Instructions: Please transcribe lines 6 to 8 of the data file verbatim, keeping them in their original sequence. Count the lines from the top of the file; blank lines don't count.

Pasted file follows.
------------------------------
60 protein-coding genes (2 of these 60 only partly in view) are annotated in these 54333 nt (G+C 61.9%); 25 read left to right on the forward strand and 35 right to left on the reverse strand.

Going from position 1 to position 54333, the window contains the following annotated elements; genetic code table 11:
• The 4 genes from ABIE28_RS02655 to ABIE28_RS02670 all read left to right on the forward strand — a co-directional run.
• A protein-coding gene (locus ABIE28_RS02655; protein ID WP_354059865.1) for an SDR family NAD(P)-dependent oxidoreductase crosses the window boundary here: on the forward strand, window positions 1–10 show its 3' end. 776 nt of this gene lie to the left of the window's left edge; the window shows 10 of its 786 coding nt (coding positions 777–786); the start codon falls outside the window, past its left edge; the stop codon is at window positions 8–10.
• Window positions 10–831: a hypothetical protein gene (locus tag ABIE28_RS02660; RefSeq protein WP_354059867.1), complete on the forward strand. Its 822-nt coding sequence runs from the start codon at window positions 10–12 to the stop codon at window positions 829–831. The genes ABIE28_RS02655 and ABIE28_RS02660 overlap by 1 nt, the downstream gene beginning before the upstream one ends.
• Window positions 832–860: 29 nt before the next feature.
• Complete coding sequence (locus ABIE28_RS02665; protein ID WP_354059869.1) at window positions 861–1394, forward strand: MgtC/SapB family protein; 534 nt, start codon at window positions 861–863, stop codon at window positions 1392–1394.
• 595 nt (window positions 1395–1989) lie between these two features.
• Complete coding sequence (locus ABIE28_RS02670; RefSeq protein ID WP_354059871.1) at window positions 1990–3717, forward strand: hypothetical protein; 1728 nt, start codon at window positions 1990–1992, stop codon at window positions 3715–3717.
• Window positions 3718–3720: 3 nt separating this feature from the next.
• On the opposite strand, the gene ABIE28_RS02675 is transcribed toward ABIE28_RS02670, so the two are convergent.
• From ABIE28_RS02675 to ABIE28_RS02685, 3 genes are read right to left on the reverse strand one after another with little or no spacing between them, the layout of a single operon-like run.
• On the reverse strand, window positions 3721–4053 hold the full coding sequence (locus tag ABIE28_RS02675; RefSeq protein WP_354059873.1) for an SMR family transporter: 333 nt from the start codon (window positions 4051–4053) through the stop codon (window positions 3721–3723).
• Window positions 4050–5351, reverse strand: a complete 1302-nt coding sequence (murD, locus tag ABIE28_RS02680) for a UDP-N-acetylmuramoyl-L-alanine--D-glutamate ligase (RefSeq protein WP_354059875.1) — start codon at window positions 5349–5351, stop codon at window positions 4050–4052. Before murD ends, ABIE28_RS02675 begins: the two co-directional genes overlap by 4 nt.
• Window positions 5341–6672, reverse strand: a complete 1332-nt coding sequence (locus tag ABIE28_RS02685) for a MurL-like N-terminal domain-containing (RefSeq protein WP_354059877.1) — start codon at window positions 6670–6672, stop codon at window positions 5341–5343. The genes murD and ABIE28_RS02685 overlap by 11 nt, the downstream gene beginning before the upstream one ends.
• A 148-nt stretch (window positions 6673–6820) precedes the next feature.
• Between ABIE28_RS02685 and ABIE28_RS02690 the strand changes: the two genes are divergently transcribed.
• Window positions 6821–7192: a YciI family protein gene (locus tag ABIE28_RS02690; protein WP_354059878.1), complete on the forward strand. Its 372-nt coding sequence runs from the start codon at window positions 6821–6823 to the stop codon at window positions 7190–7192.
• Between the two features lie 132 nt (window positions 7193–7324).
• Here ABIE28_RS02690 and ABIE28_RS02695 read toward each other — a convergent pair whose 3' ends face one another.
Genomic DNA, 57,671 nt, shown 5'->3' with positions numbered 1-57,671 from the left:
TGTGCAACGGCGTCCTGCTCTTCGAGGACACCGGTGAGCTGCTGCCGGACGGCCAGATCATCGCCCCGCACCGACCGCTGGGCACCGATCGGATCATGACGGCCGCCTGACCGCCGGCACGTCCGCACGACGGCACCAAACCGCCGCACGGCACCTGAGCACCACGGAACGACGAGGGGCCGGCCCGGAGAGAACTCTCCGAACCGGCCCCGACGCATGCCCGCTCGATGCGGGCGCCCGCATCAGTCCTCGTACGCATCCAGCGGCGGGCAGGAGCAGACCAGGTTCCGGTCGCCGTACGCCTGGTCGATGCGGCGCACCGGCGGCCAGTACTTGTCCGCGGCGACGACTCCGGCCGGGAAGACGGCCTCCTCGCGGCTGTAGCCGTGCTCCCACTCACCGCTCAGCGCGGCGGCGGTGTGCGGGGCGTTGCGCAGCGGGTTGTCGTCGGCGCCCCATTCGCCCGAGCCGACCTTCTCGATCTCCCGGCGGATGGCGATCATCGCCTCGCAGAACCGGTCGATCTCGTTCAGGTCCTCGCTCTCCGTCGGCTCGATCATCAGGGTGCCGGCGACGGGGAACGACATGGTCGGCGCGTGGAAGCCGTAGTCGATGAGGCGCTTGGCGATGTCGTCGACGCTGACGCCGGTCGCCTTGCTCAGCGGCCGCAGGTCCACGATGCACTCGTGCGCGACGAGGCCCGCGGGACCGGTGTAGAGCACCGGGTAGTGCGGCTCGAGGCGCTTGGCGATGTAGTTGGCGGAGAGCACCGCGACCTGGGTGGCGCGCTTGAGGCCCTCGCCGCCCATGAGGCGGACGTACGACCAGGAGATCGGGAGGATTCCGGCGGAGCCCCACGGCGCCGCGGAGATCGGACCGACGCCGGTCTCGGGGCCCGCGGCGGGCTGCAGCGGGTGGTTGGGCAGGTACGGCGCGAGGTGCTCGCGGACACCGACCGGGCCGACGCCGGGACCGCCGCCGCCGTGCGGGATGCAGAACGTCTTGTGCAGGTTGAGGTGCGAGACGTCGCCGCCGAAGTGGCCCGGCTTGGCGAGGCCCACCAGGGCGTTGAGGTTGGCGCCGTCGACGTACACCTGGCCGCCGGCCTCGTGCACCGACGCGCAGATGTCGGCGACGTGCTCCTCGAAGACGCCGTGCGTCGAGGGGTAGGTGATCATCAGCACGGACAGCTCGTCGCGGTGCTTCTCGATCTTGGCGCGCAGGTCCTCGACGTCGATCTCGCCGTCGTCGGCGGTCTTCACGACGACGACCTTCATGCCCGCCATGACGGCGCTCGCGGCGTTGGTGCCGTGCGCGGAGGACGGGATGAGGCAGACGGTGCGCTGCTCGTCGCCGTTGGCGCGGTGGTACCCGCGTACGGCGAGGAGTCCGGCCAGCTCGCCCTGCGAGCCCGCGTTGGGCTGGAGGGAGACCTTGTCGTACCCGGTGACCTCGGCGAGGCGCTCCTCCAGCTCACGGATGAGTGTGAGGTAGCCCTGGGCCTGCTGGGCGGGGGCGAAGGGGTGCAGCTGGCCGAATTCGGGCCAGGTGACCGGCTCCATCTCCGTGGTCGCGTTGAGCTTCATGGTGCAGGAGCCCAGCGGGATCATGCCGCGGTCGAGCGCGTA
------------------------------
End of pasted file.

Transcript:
• Window positions 832–860: 29 nt before the next feature.
• Complete coding sequence (locus ABIE28_RS02665; protein ID WP_354059869.1) at window positions 861–1394, forward strand: MgtC/SapB family protein; 534 nt, start codon at window positions 861–863, stop codon at window positions 1392–1394.
• 595 nt (window positions 1395–1989) lie between these two features.